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More than shamrocks: The story of the real St. Patrick

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Parades, concerts, shamrocks and the “wearing o’ the green” mark the celebration of St. Patrick’s Day, which falls on today. But the real-life fifth century man is even more colorful.

St. Patrick statue at Nativity Catholic Church, Hollywood, Fla. (Photo: James D. Davis)

Ironically, Ireland’s patron saint wasn’t born Irish. Born either in England or Scotland to a church deacon, he was kidnapped as a boy to pirates, who sold him into slavery in Ireland. He grew up a shepherd until he was able to flee and return to his family.

Yet Ireland or God, or both, still had a hold on him: He had a vision in which the Irish were begging him to “come and walk among us again.” He went to France, studied with the Church and was ordained a bishop.

He set up a base in northern Ireland, then gradually won over the fierce Celtic warlords who ruled parts of the island. A popular story has him lighting a bonfire near the hill of Tara, eventually winning over King Laoghaire there. Over the next 40 years, Patrick built churches all over Ireland, baptizing thousands, ordaining priests, converting the sons of local kings.

St. Patrick window in St. Helen Church, Lauderdale Lakes, Fla. (Photo: James D. Davis)

Stories multiplied about him: that he used a three-leafed clover to show the threefold nature of God, that his walking stick grew into a tree, and that he drove all serpents off the island (although none are believed to have ever been there). It’s said also that he performed a thousand miracles during his time in Ireland.

Whatever the truth of such stories, his dedication and legacy of Celtic Christianity are beyond question. One of the most popular saints, he is honored not only in Ireland but also by the Church of England and Eastern Orthodox Christians.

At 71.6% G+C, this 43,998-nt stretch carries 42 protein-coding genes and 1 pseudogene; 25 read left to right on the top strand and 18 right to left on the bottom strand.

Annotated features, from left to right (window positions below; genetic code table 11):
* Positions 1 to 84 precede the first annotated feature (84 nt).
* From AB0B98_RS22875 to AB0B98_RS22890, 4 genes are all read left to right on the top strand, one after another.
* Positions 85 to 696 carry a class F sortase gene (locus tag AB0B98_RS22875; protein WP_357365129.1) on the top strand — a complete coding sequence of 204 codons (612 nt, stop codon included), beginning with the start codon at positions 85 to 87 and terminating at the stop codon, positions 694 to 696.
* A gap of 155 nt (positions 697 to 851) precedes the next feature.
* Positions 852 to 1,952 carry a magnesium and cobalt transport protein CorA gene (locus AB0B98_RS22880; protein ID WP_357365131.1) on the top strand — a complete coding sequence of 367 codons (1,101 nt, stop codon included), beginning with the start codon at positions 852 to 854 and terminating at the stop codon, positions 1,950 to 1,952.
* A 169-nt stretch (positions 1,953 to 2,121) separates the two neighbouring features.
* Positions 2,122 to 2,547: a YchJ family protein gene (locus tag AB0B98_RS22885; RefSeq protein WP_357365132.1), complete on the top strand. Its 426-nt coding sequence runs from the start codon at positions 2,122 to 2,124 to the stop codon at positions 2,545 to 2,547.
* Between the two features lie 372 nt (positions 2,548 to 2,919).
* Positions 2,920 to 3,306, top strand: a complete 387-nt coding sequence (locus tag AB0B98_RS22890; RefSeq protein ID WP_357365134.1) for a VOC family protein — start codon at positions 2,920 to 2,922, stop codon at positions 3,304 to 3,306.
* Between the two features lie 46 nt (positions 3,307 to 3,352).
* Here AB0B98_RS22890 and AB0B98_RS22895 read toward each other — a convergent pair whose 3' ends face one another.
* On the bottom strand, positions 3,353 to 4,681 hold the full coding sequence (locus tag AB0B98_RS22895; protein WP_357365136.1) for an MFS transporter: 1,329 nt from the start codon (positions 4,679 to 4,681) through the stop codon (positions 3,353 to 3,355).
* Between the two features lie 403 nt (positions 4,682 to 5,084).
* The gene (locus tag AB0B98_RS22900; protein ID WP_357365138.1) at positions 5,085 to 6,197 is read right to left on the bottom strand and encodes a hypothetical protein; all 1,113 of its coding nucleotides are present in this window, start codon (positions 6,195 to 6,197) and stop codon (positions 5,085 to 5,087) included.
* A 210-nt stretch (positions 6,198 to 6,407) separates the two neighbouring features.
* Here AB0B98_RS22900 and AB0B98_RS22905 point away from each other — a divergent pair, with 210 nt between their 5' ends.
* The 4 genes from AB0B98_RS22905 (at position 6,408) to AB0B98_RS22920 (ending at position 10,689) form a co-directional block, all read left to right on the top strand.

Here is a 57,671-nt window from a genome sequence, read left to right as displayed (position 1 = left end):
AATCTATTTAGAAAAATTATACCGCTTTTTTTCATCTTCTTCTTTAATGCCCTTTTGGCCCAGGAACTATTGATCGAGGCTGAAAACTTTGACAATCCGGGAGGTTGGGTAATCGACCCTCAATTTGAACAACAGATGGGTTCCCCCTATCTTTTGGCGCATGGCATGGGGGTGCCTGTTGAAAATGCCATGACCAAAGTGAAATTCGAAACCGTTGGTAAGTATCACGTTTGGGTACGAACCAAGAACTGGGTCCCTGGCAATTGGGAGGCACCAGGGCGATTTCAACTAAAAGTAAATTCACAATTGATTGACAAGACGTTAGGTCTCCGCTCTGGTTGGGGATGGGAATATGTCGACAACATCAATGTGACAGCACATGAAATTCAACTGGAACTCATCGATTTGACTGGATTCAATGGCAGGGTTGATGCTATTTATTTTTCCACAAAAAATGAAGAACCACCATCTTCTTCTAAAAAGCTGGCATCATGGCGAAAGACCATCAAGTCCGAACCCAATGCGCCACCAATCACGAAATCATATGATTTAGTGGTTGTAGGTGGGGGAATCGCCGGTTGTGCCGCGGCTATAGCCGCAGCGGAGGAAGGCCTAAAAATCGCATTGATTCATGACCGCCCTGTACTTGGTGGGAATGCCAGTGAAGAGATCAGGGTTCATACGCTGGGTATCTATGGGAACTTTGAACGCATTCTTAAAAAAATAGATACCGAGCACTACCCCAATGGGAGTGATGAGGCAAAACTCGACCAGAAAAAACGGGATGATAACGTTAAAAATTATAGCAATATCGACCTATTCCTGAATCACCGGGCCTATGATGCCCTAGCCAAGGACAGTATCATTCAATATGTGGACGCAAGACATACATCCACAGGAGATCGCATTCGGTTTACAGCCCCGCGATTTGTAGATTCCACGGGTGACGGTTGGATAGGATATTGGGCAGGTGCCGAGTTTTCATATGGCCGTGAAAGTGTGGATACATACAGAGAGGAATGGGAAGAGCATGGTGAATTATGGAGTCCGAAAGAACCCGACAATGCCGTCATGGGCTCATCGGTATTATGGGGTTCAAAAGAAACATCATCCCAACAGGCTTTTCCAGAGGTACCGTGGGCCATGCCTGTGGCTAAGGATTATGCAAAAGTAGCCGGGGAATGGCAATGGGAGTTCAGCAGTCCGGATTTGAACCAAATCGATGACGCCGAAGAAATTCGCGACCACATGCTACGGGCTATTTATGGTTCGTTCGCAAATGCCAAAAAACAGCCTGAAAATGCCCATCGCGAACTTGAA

Patrick himself testified his devotion in writings like his chant-like poem “The Breastplate”:

Christ be within me
Christ behind me
Christ before me
Christ beside me
Christ to win me
Christ to comfort and restore me
Christ beneath me
Christ above me
Christ inquired
Christ in danger
Christ in hearts of all that love me
Christ in mouth of friend and stranger

Patrick died on March 17, 461, at Saul, the site of his first church. He is believed to be buried at Down Cathedral in Northern Ireland.



Written by Jim Davis

March 17, 2017 at 5:52 am


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What a relief Jalaluddin Rumi is. A holy man who enjoys family and friends. And who sounds like he’s had some experience with the opposite sex.

Take this poem, one of the 70,000+ he wrote:

Come to the orchard in spring.
There is light and wine, and sweethearts
in the pomegranate flowers.
If you do not come, these do not matter.
If you do come, these do not matter.

Start with Rumi.net, a very good assortment of poems, essays and biographies. The work of Jewish-Persian poet Shahram Shiva, the site tells of Rumi’s wealthy upbringing in the eastern Persian empire — and the tragedy that may have birthed much of his poetry.

Some of the poems seem to have a double meaning:

By day I praised you
and never knew it.
By night I stayed with you
and never knew it.
I always thought that
I was me — but no,
I was you
and never knew it.

Don’t leave this site without seeing some of the poems in Flash 10. First you see the poem in Persian calligraphy. Wave your mouse pointer over it, and it morphs into a transliteration. Another wave, and it becomes a word-for-word translation. Wave #4 makes it fluent English.

You can find more Rumi poems here and here. Also check out Rumi’s masterpiece, The Masnavi. The six-book compendium holds his teachings about Sufism, the mystical Islamic sect he belonged to.

Another viewpoint on Rumi’s life is in the San Francisco Chronicle. The 2007 article suggests that studying Rumi’s forgiving nature could help ease tensions between modern Muslims and westerners.

Written by Jim Davis

December 2, 2008 at 3:28 am

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